Day In The Life Of A Technical Writer
Technical writing is not just about writing. It's a job that involves a series of different tasks. Each day is different. However, there are some tasks that technical writers perform almost every day.
This article describes a day in the life of a technical writer (order may vary from person to person and from day to day).
Like many other jobs, checking emails is part of the day for a technical writer. Most of my emails come from GitHub notifications and the company's internal emails.
Pick a task
Many companies use JIRA as a project-tracking software. JIRA is where I manage all the tasks for the current or future Sprints. I look at my JIRA to plan my day and pick a high-priority task for the upcoming Sprint.
My job involves writing documentation for a developer audience. I research and learn new concepts every day. I research the product, watch YouTube videos to clarify concepts, and read blogs to fulfil my curiosity.
Cross-functional collaboration is a crucial part of the job of a technical writer.
Cross-functional collaboration means running a project with the help of teams from other parts of the organization.
[...]Technical writing requires a different skill set than programming—ask anyone who has read documentation written by developers. Similarly, there are few tech writers who could seamlessly take on coding tasks. Writing tasks therefore tend to be isolated from the rest of development work and remain the responsibility of writers.[Orckestra]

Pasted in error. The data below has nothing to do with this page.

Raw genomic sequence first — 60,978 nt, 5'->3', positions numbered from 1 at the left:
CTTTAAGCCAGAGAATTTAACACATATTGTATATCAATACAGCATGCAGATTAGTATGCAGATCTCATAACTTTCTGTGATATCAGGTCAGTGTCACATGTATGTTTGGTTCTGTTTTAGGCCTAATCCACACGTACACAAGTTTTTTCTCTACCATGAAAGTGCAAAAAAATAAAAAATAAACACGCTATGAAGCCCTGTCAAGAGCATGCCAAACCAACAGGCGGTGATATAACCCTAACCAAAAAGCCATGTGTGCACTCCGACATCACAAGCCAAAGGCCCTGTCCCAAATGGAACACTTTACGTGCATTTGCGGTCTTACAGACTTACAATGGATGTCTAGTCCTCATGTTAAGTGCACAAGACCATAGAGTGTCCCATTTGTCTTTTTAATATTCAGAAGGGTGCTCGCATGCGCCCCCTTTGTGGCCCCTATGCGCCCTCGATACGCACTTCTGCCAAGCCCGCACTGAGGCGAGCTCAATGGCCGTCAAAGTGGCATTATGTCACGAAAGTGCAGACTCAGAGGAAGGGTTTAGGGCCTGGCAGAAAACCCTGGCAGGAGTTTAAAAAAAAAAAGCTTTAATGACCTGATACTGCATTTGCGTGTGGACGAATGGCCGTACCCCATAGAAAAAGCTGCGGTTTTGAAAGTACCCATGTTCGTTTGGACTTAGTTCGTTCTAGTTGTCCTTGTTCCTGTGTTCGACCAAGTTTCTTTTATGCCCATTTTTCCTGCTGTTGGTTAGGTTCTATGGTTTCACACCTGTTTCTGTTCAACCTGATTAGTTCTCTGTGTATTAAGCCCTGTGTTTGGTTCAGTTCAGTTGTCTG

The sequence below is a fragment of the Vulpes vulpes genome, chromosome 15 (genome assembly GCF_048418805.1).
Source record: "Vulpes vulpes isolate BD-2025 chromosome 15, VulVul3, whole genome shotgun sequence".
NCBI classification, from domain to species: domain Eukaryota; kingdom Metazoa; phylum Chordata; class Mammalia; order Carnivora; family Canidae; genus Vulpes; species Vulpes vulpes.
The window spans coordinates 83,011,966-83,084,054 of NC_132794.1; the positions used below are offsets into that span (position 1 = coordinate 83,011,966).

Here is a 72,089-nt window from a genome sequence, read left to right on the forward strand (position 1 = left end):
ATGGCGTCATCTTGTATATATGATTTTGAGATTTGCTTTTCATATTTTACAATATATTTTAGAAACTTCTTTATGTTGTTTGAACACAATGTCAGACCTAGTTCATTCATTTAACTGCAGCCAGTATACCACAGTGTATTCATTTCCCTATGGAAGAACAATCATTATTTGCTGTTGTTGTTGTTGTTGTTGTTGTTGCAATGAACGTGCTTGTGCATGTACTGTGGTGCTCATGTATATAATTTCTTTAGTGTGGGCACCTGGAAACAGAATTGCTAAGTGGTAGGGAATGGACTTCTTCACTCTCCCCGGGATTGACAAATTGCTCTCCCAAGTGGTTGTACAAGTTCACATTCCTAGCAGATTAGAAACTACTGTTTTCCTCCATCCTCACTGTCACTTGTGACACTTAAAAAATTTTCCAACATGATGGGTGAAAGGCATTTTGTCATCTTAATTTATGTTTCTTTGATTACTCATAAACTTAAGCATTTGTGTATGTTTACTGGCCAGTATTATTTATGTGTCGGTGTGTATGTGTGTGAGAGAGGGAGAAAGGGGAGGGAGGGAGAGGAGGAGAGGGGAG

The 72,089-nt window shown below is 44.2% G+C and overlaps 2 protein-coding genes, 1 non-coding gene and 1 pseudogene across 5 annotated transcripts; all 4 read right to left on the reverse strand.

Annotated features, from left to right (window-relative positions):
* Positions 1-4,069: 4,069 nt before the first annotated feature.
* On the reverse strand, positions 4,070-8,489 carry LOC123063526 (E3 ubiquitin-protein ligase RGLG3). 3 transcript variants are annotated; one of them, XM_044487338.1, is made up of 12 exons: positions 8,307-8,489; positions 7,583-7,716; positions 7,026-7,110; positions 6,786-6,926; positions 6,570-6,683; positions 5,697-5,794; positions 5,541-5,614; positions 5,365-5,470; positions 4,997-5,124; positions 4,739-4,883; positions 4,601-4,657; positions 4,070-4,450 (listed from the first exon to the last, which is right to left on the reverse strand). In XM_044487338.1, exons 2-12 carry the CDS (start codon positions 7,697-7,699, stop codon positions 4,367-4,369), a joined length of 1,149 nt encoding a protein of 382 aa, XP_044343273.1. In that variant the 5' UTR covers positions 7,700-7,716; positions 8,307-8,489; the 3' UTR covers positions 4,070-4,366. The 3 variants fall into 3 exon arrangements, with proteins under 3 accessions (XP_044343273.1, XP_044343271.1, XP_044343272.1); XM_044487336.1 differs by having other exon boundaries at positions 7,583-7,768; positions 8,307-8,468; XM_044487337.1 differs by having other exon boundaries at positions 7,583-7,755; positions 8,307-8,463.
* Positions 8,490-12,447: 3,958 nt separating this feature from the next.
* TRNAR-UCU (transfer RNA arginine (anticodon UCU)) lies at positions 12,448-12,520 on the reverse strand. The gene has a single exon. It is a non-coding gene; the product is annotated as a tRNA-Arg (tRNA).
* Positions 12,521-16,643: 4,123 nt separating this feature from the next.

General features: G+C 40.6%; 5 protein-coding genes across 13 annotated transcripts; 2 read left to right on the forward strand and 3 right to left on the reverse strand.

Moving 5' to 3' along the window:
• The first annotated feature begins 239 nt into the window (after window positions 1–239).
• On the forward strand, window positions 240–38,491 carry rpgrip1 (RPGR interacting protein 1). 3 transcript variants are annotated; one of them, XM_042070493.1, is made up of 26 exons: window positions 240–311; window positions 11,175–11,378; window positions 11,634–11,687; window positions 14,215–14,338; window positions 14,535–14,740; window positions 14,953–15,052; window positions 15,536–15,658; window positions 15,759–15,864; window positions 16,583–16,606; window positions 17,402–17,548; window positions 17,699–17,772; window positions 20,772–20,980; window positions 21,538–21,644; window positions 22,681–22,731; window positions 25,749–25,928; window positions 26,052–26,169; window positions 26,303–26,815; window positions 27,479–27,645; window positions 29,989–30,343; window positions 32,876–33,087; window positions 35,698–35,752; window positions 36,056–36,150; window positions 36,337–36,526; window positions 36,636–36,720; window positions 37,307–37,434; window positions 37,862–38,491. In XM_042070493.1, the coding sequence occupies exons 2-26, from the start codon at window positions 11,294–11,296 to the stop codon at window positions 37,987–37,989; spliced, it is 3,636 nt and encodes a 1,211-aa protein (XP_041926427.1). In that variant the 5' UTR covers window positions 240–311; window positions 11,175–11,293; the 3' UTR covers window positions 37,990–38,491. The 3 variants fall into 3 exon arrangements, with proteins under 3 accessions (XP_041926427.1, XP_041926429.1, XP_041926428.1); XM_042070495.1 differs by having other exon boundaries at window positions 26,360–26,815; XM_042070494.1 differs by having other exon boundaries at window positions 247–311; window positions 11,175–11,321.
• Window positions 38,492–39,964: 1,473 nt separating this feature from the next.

In my case, cross-functional collaboration happens with content designers, UX designers, software engineers, and product managers.
Write the documentation
Once you have enough information to create documentation, you start by following the company's style guide to create guides, tutorials, etc.
Submit documentation for review
Like in software engineering, before your changes reach production, they'll have to go through a review process from your peers to ensure documentation is up to standard.
Review your peers' pull requests
In software engineering, there is a code review process before your changes can be merged into production.
Organize your JIRA
JIRA is a valuable tool. However, if not kept organized, it loses the benefits that it offers.
Organize your JIRA by:
Giving descriptive names to your tickets. For example, include the name of the product(s).
Adding descriptions to each ticket.
Adding any labels.
Adding points to each ticket.
Meetings can be with SMEs (Subject Matter Experts), colleagues, and stakeholders. They can also be company-wide meetings.
After reading this article, you know what the day of a technical writer looks like.
Are you a technical writer? Do you agree with the article?
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